of. tb'e' to support the verdtctijiig1if1 be sall challenged in thetlbui-t below by a motion' to set aside the.Veldict and' grant a new trial, but that motion only served to bnng the grounds of it to the attention of that court; and its rulings thereon, one way or the other, cannot be assigned fOr error.' 'JU(JltUaJn. v. PyeaU, 50 Fed. Rep. 686, (at the present term.) The case of :Co.v. UnBdl,144 U. S. 439,12 Sup. Ct. Rep. 671, the record in which we have consulted, shows there was a motion for a new trial· u]>olftheground,8.lnollg others, that the evidence was not sufficient to sustain the verdiet,but there was no request for a peremptory instruction for a verdict for the ,defendant. The court, after stating'that the only gr&urid for seri0\J.8', doubt in respect of the case was whether the evidence was sufficient, view of it, to sustain the only theor,y:;of. fact upon· which the plaintiff could recover, "and whether, if to find fl>rthe defendant, the;verdict and Judgment would, have· been dIsturbed; "say: ·. not ooJ;lsider the. calle In UlOse aspects. for the lassumed that it wauta be su'bmitted to the jury. and asked instructions touching the several points on which it relied. It did not ask a peremptory
behalf.. iIt cannot, therefore. be a sround of reversal that the issues of fact were submitted to tbe jurI."
(OWcmet Coun, D. NeuJ Hampshire. ' No. S46.
November II, 1891.)
matntl,1! :sued .B. to fotleelose a mortgage on land whloh B. claimed under a tax 3illBr 1873. '. ;rhe was sustained, and judgment rendered for B. .plaintiff brought another action to foreolose the same mortgage as to · dlfferelit tract of land, b,ut acquired by B. under a tax sale for taxes of the sam. Year, made tbe8ame ,town.· tbat,the 8ubject-mat.t<er of. tbe two act.ioll8 judgment in the.ilrat W88 not a bar to the aecond.
0 .. ' BUBlBOT-MATTBB.
At Law. Action by L. Fessenden against Samuel N.Barrett mdothers·to Defendants dismiSs. Motion overrUled. R. E. Walker and L. F08ter,'for plaintiff. R.M. Wallace, for defendants. '
FESSENDEN V. BARRETT·.
MlY informality as to the manner in which this defense is presented, we will proceed to dispose of it as if formally pleadeq. The judgment relied upon by defendants asa bar to thisactiol1 is a former suit brought by the plaintiff in the supreme court of New Hampshire against Nelson L. Barrett, under whom the present defendants claim title, to recover possession of another piece. of land covered by the same mortgage. In that suit the defendant claimed title to the tract of land then in controversy by virtue of a tax title from the said town of Mason for the year 1873, and the court held the tax title to be valid, and directed judgment for the defendant. The contention of the defendants in this suit is that the land in the present suit, although not the same, was a part of the land inclu,ded in the mortgage, and was taxed precisely in the same manner in the year 1873, and that the point in issue was precisely the same in that suit as in this, namely, the validity of the tax title of the town of Mason for the year 1873 as ap;ainst the plaintitl"s title under the mortgage, and that, therefore, the plaintiff is estopped from again adjudicating this question. As opposed to this position, the plaintiff maintains that the former suit is no estoppel to the present action-;-PirBt, because the. issue is not the same; and, second, because the parties are not the same. It is elementary law to say that if eithl:'f of these propositions is true the former judgment is no bar to this suit, and the defense of res adjudicata fails. The rule that the bar or estoppel in a second suit between the same parties is confined to the material issues adjudicated in the. first is easier to state than it is to harmonize the variQus decisions of the courts on this question. This conflict of opinion in the adjudged cases arises from the different views taken by the courts as to what are to be classified as material issues in a prior suit between the same parties. The courts of some of the states bold that the former judgment may be set up as a bar or estoppel to all facts directly and distinctly put in issue, and the finding of which was necessary to the judgment. Gates v. Preston, 41 N. Y. 113; Gardnerv. Buckbee,3 Cow. 120j Wood v. JackJon, 8 Wend. 11; Jackson v.Lodge, 36 Cal. 28j Chase v. Walker, 26 Me. 555; Ltynch v. Swanton, 53 Me. 100; BabCoCk v. Camp, 12 Ohio .St. 11; Bell v. McColloch, 31 Ohio St. 397. Other state courts seek to confine the effect of a former judgment as a bar or estoppel to the subject-matter in iflsue in the former suit. King v. Chase, 15 N. H. 9; Metcalf v. Gilmore, 63 N. H. 174; Cr088 v. Oro88, 58 N. 373; Dooley v. Potter, 140 Mass. 49, 2 N. E. Rep. 935; Eastman v. Coaper, 15 Pick. 276; Clttrk v. Sammons, 12 Iowa, 368. The supreme conrt of the United States, and the weight of authority in the state courts, do not, it seems tome, support the view that the bar or estoppel in Reecond suit is confined to the subject-matter in issue in the first suit, and that, therefore, all other matters must be deemed collateral. or introduced. by way of evidence,·but that such estoppel extends to all matters. and material facts put in issue, the findings of which are necessary to uphold the judgment. Aurora. Oily v. WeISt, 7 Wall. 83, 96; Beloit v. Morgan,Jd. :619; TWga R. CO. v, Blossburg C. R. CO., 20 Wall. 137. In: the leading case of Cromwell v.County. qf Sac, 94 U. S. 351, the dis-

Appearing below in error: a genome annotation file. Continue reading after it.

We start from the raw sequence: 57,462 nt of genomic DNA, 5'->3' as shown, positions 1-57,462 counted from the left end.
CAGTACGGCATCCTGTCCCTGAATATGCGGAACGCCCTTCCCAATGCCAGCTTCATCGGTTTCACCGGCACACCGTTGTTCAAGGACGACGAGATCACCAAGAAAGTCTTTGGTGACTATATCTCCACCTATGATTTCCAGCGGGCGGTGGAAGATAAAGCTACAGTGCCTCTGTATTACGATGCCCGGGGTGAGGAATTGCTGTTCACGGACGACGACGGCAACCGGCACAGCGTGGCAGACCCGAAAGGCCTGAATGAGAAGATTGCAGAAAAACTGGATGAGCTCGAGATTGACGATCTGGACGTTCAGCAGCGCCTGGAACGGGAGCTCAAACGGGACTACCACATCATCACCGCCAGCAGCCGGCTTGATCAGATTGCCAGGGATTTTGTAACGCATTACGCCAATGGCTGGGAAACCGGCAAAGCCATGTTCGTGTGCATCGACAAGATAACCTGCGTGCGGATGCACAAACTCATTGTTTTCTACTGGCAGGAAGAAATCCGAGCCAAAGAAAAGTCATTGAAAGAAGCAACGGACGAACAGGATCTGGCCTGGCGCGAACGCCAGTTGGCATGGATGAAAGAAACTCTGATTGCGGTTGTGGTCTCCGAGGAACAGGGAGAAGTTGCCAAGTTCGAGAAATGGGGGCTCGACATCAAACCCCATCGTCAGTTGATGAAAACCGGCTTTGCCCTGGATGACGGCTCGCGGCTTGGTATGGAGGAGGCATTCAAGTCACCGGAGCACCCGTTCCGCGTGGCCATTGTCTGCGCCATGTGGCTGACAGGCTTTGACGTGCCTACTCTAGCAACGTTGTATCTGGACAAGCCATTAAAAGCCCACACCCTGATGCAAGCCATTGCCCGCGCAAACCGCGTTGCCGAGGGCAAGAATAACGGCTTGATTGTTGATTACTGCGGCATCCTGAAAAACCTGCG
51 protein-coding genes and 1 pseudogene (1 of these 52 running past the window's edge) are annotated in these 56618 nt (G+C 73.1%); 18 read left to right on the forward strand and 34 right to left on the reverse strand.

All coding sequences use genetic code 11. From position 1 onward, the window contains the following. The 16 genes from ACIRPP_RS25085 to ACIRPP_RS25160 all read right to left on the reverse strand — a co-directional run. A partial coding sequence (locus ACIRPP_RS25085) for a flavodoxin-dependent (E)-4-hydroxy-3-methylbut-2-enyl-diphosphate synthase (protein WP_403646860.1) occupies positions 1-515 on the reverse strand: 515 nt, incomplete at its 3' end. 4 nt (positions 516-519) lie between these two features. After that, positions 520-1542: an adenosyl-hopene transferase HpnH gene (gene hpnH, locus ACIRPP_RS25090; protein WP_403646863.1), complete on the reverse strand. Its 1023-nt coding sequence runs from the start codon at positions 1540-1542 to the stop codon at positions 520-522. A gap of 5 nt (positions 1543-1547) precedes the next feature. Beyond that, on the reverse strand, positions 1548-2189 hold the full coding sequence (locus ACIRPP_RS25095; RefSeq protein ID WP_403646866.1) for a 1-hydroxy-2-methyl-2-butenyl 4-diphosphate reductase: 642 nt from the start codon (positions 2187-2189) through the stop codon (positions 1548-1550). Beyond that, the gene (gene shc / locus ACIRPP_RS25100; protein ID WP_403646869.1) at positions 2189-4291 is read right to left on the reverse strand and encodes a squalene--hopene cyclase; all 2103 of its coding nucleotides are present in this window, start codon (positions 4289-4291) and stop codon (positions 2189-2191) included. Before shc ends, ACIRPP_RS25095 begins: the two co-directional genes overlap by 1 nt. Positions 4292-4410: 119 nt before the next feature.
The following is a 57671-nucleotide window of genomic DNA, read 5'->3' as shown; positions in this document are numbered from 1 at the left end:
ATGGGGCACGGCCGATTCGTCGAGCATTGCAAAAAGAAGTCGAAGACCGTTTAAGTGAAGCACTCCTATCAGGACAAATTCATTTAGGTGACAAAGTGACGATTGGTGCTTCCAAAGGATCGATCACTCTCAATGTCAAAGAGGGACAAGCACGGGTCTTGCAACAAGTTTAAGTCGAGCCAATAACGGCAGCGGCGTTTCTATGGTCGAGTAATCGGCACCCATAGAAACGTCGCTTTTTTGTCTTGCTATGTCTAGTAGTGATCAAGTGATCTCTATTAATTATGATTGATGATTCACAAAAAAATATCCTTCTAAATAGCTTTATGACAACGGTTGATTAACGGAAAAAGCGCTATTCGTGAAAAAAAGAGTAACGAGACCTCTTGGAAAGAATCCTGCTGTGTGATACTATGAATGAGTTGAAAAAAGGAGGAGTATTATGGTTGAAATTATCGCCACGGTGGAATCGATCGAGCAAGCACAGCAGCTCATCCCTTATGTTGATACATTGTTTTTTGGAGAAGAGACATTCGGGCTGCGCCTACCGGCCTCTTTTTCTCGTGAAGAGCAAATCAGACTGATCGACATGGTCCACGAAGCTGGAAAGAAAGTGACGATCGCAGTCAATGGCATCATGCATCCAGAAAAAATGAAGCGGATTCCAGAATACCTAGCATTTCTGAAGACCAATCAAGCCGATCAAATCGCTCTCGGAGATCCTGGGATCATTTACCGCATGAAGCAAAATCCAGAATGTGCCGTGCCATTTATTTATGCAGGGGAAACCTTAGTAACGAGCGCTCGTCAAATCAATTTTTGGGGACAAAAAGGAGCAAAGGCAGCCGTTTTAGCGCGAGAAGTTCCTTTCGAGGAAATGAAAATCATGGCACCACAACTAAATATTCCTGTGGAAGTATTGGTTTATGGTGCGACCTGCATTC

FEDER.A.I..REPORTEn, vol. 50.